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UK law firms failing to see 'red flags' of insolvency

Warned to better manage lockup days and working capital   

28 August 2013

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By Manju Manglani, Editor (@ManjuManglani)

UK law firms are risking insolvency by poorly managing their finances, accountancy firms have warned. 

Working capital management continues to be a problem, with lockup exceeding 150 days in some firms and many taking over 60 days to collect on bills delivered, according to a survey of mid-sized and small law firms. 

Crowe Clark Whitehill (CCW), which conducted the survey, has warned that failure to manage cashflow may be an indicator of deeper issues within firms. 

Baker Tilly has also noted that many law firms are in serious danger of going out of business this autumn because they don’t have sufficient cash to meet their running costs. 

The comments by the accountancy firms follow revelations by the Solicitors Regulation Authority earlier this year that 30 top-200 UK law firms are in serious financial difficulty

‘Widespread’ risk of financial failure

“Many partners assume that, as their practice has come through the recession and profits are stable or improving, they are safe. But if a practice doesn't have sufficient cash to meet its running costs, then there is a real risk of firms failing. I fear that the issue is more widespread within the legal sector than people would imagine,” said Rowan Williams, head of the London and South professional practices group at Baker Tilly.

“I firmly believe that too many partners are unaware of whether there are any serious financial issues within their practice, and don't understand the personal consequences if their business goes under.

“In my experience, law firms ask for help too late, after things have seriously taken a turn for the worse, which is usually about six months before failure.

“It’s going to get tougher for law firms, and if they don't identify the red flags early, then the legal sector will indeed face the predicted 'perfect storm' with many becoming insolvent this autumn.”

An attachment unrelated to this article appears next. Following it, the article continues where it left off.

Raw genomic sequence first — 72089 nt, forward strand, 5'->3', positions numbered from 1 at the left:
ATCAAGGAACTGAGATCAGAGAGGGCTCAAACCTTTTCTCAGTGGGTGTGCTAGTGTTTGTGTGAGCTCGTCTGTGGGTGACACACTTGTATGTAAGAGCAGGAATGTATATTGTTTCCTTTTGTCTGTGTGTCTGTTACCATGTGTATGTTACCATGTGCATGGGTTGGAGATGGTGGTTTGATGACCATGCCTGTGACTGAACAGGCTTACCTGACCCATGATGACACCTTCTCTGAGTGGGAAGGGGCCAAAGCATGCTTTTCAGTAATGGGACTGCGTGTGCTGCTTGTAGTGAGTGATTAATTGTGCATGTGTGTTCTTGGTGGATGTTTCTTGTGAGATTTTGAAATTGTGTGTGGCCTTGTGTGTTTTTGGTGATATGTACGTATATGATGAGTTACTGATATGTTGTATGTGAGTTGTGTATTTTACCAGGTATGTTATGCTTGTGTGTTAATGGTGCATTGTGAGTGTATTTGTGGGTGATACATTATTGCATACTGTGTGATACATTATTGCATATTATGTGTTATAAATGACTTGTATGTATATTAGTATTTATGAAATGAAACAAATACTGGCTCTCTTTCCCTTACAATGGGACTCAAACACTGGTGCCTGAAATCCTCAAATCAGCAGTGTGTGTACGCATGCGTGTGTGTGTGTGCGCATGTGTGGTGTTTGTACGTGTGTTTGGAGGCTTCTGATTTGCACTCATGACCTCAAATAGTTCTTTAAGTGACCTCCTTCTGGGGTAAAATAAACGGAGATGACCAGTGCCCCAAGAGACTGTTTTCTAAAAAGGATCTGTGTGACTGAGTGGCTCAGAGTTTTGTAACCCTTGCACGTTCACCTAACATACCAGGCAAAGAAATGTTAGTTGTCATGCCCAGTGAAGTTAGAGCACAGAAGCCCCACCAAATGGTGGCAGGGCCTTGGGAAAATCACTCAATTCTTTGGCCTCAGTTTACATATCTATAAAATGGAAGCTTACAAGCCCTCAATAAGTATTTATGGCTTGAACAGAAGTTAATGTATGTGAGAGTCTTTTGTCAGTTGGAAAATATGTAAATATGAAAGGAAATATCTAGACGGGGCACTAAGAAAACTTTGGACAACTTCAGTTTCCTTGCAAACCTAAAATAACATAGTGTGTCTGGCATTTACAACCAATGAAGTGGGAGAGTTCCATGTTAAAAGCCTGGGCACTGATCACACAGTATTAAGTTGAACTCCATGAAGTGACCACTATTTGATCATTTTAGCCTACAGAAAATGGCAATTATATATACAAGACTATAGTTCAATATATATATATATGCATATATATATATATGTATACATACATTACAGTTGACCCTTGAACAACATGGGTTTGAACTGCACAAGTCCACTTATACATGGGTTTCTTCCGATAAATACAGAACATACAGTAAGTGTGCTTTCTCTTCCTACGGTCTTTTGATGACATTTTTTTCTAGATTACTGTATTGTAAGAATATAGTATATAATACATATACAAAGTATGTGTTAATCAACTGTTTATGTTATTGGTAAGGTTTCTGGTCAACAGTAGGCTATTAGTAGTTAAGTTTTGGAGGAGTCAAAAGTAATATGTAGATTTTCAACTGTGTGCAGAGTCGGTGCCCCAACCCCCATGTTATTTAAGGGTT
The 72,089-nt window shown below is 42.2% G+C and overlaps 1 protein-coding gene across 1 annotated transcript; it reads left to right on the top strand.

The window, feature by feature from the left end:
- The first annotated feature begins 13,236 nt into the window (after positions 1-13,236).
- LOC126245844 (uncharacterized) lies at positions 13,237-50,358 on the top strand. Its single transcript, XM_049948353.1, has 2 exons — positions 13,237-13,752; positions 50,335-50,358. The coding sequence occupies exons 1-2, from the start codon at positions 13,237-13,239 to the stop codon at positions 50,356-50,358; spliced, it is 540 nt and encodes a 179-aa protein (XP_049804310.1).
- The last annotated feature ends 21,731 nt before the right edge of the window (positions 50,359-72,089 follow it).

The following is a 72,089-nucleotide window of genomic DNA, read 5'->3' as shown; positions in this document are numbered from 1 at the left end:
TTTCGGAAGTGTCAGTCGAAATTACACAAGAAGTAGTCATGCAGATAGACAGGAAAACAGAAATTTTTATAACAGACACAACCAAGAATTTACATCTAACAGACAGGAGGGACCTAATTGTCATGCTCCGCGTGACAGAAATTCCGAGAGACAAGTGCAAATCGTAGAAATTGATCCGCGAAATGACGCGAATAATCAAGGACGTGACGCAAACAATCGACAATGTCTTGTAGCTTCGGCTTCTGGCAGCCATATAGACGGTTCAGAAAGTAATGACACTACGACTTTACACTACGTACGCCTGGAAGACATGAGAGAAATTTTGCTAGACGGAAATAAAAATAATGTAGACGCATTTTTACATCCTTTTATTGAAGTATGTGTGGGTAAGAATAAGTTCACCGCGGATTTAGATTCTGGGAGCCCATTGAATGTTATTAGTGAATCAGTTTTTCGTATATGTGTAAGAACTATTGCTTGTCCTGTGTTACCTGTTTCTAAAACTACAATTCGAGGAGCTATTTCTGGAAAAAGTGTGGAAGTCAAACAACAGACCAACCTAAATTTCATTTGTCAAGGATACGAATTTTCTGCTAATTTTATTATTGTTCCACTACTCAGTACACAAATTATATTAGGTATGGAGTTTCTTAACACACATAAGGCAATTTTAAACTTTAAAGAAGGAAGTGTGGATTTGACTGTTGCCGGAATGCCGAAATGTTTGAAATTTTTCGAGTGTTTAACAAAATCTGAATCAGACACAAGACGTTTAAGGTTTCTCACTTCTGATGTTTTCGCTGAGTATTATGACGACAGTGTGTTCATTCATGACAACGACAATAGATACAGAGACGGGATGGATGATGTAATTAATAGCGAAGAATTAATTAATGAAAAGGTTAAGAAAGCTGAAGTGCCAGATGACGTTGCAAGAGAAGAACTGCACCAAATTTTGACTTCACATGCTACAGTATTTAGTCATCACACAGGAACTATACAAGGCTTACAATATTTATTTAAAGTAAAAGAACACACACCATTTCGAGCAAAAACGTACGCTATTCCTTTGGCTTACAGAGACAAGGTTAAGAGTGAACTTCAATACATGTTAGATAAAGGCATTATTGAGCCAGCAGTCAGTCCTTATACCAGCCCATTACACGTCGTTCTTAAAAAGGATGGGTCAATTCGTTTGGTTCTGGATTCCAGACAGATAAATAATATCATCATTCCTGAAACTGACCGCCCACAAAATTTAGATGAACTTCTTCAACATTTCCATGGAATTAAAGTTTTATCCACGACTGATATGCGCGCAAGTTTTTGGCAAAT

Nigel Bostock, London office managing partner at CCW, has also voiced concerns over the financial position of UK law firms. “The number of lock up days is troubling, especially in a challenging market where we are seeing many firms struggling to access finance.” 

Audit partner Steve Gale has suggested that continuing economic pressures may cause some firms to lower their client acceptance barriers, leading to working capital issues further down the line. 

“Partners are under enormous pressure to deliver fees. In many firms this is a measure used to assess performance and allocate profit share. This is fine, provided that it is linked to actually collecting the cash at the end,” he said. “When taking on new clients, there is too little focus on checking whether they will be able to pay once the work is done.” 

The CCW report says that firms should remind partners that failure to manage cashflow correctly could potentially result in deferred drawings and profit share payments. 

The survey, which covered both London and regional firms, also highlighted a continued depression of the legal market, with most participants only reporting small to modest growth. Those firms that did manage to prosper did so primarily through acquisition rather than organic growth.

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